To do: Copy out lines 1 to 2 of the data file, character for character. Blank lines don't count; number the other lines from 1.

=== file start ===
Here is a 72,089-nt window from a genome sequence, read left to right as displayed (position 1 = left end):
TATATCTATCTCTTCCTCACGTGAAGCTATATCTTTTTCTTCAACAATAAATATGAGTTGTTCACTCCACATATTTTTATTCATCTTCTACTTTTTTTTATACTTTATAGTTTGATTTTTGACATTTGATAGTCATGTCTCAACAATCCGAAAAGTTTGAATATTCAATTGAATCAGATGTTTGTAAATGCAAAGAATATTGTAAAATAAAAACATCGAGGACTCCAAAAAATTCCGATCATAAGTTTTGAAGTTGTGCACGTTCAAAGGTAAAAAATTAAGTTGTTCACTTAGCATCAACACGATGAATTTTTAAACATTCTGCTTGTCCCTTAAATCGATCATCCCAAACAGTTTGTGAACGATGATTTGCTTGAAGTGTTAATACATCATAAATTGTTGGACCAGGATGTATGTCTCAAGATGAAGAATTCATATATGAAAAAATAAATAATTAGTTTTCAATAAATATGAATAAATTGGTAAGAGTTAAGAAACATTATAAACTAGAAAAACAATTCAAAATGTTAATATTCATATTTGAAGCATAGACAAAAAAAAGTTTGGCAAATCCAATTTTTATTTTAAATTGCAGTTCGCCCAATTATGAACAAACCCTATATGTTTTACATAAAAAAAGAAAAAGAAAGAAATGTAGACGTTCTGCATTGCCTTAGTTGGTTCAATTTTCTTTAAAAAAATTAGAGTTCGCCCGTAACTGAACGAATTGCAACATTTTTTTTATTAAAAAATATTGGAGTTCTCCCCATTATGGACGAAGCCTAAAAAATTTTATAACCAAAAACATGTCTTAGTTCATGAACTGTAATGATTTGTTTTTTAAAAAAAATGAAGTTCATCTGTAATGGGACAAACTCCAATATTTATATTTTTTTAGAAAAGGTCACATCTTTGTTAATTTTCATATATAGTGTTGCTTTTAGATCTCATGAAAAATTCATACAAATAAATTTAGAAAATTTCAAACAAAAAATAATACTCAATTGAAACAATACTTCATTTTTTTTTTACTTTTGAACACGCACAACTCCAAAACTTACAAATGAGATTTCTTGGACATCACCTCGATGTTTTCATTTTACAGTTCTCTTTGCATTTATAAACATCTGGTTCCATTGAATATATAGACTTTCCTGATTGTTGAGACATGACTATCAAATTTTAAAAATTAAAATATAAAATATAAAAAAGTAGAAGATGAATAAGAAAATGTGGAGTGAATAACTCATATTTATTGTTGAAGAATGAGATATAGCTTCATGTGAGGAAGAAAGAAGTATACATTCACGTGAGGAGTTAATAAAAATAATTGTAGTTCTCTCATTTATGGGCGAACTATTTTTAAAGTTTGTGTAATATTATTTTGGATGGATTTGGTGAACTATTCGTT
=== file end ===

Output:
Here is a 72,089-nt window from a genome sequence, read left to right as displayed (position 1 = left end):
TATATCTATCTCTTCCTCACGTGAAGCTATATCTTTTTCTTCAACAATAAATATGAGTTGTTCACTCCACATATTTTTATTCATCTTCTACTTTTTTTTATACTTTATAGTTTGATTTTTGACATTTGATAGTCATGTCTCAACAATCCGAAAAGTTTGAATATTCAATTGAATCAGATGTTTGTAAATGCAAAGAATATTGTAAAATAAAAACATCGAGGACTCCAAAAAATTCCGATCATAAGTTTTGAAGTTGTGCACGTTCAAAGGTAAAAAATTAAGTTGTTCACTTAGCATCAACACGATGAATTTTTAAACATTCTGCTTGTCCCTTAAATCGATCATCCCAAACAGTTTGTGAACGATGATTTGCTTGAAGTGTTAATACATCATAAATTGTTGGACCAGGATGTATGTCTCAAGATGAAGAATTCATATATGAAAAAATAAATAATTAGTTTTCAATAAATATGAATAAATTGGTAAGAGTTAAGAAACATTATAAACTAGAAAAACAATTCAAAATGTTAATATTCATATTTGAAGCATAGACAAAAAAAAGTTTGGCAAATCCAATTTTTATTTTAAATTGCAGTTCGCCCAATTATGAACAAACCCTATATGTTTTACATAAAAAAAGAAAAAGAAAGAAATGTAGACGTTCTGCATTGCCTTAGTTGGTTCAATTTTCTTTAAAAAAATTAGAGTTCGCCCGTAACTGAACGAATTGCAACATTTTTTTTATTAAAAAATATTGGAGTTCTCCCCATTATGGACGAAGCCTAAAAAATTTTATAACCAAAAACATGTCTTAGTTCATGAACTGTAATGATTTGTTTTTTAAAAAAAATGAAGTTCATCTGTAATGGGACAAACTCCAATATTTATATTTTTTTAGAAAAGGTCACATCTTTGTTAATTTTCATATATAGTGTTGCTTTTAGATCTCATGAAAAATTCATACAAATAAATTTAGAAAATTTCAAACAAAAAATAATACTCAATTGAAACAATACTTCATTTTTTTTTTACTTTTGAACACGCACAACTCCAAAACTTACAAATGAGATTTCTTGGACATCACCTCGATGTTTTCATTTTACAGTTCTCTTTGCATTTATAAACATCTGGTTCCATTGAATATATAGACTTTCCTGATTGTTGAGACATGACTATCAAATTTTAAAAATTAAAATATAAAATATAAAAAAGTAGAAGATGAATAAGAAAATGTGGAGTGAATAACTCATATTTATTGTTGAAGAATGAGATATAGCTTCATGTGAGGAAGAAAGAAGTATACATTCACGTGAGGAGTTAATAAAAATAATTGTAGTTCTCTCATTTATGGGCGAACTATTTTTAAAGTTTGTGTAATATTATTTTGGATGGATTTGGTGAACTATTCGTT